In the 1830s, Hawaiian Canadians were the single most populous ethnic group employed by the company on the West Coast. By 1851, half the working-age population in Fort Victoria was native Hawaiian. By 1867, according to Tom Koppel’s history of their community, the Hawaiians had become farmers, landowners and fishermen, and were known, sometimes derisively, as “Kanaka” (the Pacific Island word for “man”). There was a substantial “Kanaka Row” shack town in Victoria, and sizable districts in Vancouver and on Salt Spring Island. They had their own schools and preachers, and while they taught their children English, some subscribed to Hawaiian-language newspapers….
The “Buffalo” Canadians:
Canada is defined even more by the diasporas it creates elsewhere – after all, there is nothing more Canadian than being forced to leave Canada to succeed. Nowhere is this more evident than on the southeast coast of New South Wales, Australia, where an influential Canadian immigrant community reshaped reality in the middle of the 19th century.
The Canadians were not voluntary immigrants. They were political dissidents, 58 francophones and 82 English-speakers, well-educated and influential men who were convicted of fighting for democracy, public education and free trade in the 1837 rebellions. They avoided the executions and dismemberments [sic] meted out to others, and instead were shipped to the Australian prison colony aboard the HMS Buffalo.
There, the Canadians proved popular. The Bishop of Sydney sympathized with them and assigned many to serve as free labourers in Sydney, where they played a significant role in building the community physically and politically. Their presence is remembered in the names of Canada Bay, today a major suburb of Sydney, and nearby Exile Bay. And, according to Australian historian Tony Moore, they also proved politically influential, helping advance the causes of labour rights and governance (which, as a result of their defeat in the rebellions, lagged behind in Canada).
Read the whole thing.
From Maclean’s Magazine:
Five years ago, when I visited Hong Kong on think tank business, almost every politician, civil servant and business person I met emphasized two priorities vis-à-vis the regime in Beijing: How they in Hong Kong wished to retain capitalism and the rule of law.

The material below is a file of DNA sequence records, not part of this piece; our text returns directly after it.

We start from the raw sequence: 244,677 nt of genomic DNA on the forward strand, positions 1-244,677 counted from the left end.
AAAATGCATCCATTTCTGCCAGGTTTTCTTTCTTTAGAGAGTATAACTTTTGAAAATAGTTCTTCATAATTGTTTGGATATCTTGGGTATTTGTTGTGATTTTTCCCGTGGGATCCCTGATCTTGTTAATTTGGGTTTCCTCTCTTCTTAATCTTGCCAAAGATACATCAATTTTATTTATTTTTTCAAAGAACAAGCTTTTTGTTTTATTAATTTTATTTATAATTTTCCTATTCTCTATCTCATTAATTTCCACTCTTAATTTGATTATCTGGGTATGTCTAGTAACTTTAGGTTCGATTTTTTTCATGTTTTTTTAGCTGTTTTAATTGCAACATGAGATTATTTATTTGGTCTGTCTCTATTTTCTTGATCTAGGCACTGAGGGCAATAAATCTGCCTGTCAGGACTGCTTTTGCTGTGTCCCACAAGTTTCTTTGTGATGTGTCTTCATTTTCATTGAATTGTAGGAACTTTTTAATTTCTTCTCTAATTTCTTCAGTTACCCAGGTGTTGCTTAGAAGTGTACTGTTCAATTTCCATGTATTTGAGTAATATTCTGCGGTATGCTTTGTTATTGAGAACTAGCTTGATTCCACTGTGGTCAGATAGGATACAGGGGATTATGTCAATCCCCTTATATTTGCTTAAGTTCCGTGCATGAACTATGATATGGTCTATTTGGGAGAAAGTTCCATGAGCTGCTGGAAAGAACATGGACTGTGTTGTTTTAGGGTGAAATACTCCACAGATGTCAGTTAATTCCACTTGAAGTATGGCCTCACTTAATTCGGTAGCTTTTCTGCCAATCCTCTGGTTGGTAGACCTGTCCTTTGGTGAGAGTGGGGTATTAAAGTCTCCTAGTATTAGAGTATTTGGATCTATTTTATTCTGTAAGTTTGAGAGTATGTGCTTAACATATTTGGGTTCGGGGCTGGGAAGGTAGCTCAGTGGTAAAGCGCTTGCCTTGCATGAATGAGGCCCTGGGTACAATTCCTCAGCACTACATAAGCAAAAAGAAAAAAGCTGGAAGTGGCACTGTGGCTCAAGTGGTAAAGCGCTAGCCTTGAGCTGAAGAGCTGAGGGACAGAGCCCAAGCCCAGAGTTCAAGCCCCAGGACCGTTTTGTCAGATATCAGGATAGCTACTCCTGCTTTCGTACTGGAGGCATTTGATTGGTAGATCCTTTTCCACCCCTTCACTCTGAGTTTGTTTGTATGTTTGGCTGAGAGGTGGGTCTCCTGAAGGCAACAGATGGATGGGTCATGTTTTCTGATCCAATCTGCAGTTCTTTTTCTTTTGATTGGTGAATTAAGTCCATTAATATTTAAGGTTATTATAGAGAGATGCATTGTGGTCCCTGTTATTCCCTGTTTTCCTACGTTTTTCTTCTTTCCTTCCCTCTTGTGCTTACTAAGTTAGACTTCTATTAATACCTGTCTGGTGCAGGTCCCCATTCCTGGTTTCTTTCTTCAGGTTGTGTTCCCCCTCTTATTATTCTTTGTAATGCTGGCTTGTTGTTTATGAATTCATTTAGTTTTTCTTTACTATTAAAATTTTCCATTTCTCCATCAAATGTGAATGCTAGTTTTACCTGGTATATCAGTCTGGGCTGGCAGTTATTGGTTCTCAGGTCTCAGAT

The comments stood out because I’d never heard a Canadian civil servant or politician express such sentiments. But I recall them now for another reason: Because British influence mattered and positively so, not only in Hong Kong but, I would assert, in Canada.
For Hong Kong, the desire to retain the rule of law and free enterprise are utterly understandable today to anyone who looks across the territories’ border to the crony capitalism and politicized courts in China proper.
But the mostly beneficial British presence between 1841 and 1997 is also worth recalling given what Hong Kong escaped under British governance: China’s turmoil, civil war, communist insurrection and then murderous Mao-Tse Tung policies. In short, the population of Hong Kong was spared the worst excesses of what twentieth-century China endured while the United Kingdom governed the territory and until July 1, 1997.
By coincidence, July 1 was not only the 20th anniversary of the British handover of Hong Kong to China but was, of course, the 150th anniversary of Confederation in Canada. Regrettably, there was a plethora of hand-wringing commentary that doubted and outright damned Canada’s birthday as not worth celebrating. I take a very different view: That Canada and her British heritage are infinitely valuable and worth every birthday candle that can be lit.
Be it Hong Kong or Canada, three British influences should be recalled and celebrated: The emphasis on free economies, free peoples and intellectual freedom.
Read the whole thing.
This week we celebrate the sesquicentennial of Canadian Confederation the only way we know how… heraldically! This post will trace the history of the identifying emblem of Canada from the seal of the United Provinces of Canada (1841-67), through the confederated coat of arms (1867-1921), to the royal arms we’re familiar with today.
Prior to 1867, “Canada” referred to a polity that had been created in 1841, out of the union of two previous entities, Upper Canada and Lower Canada. These two British colonies had had their own seals, and the seal of the United Province of Canada displayed these seals side-by-side. Here is an example of this United Province seal reproduced on a pin dish manufactured by Doulton & Co. in 1967. The seal of Lower Canada is on the left, and the seal of Upper Canada is on the right.
This seal is also carved above a door to the East Block of the Parliament buildings in Ottawa. Of course, the two seals of Upper Canada and Lower Canada were not nearly as important as the Royal Arms hanging over the whole thing, which represented the kingdoms of England, Scotland, and Ireland… and by extension everywhere else that the British had conquered.
The seal of Lower Canada (“Can. Inf.”) features an oak tree, a river and ships at anchor, and, in the distance, a town and church on a hill. The motto, “Ab ipso ducit opes animumque ferro,” can be rendered as “it derives power and courage from the steel itself” (from the Odes of Horace). (Earlier versions of this seal had a pruning knife on the ground. The idea is that the knife had been used to prune the oak tree, thus the tree’s sawed-off branch. This likely refers to the creation of Upper Canada, which was carved out of Quebec in 1791, leaving a rump state designated Lower Canada.)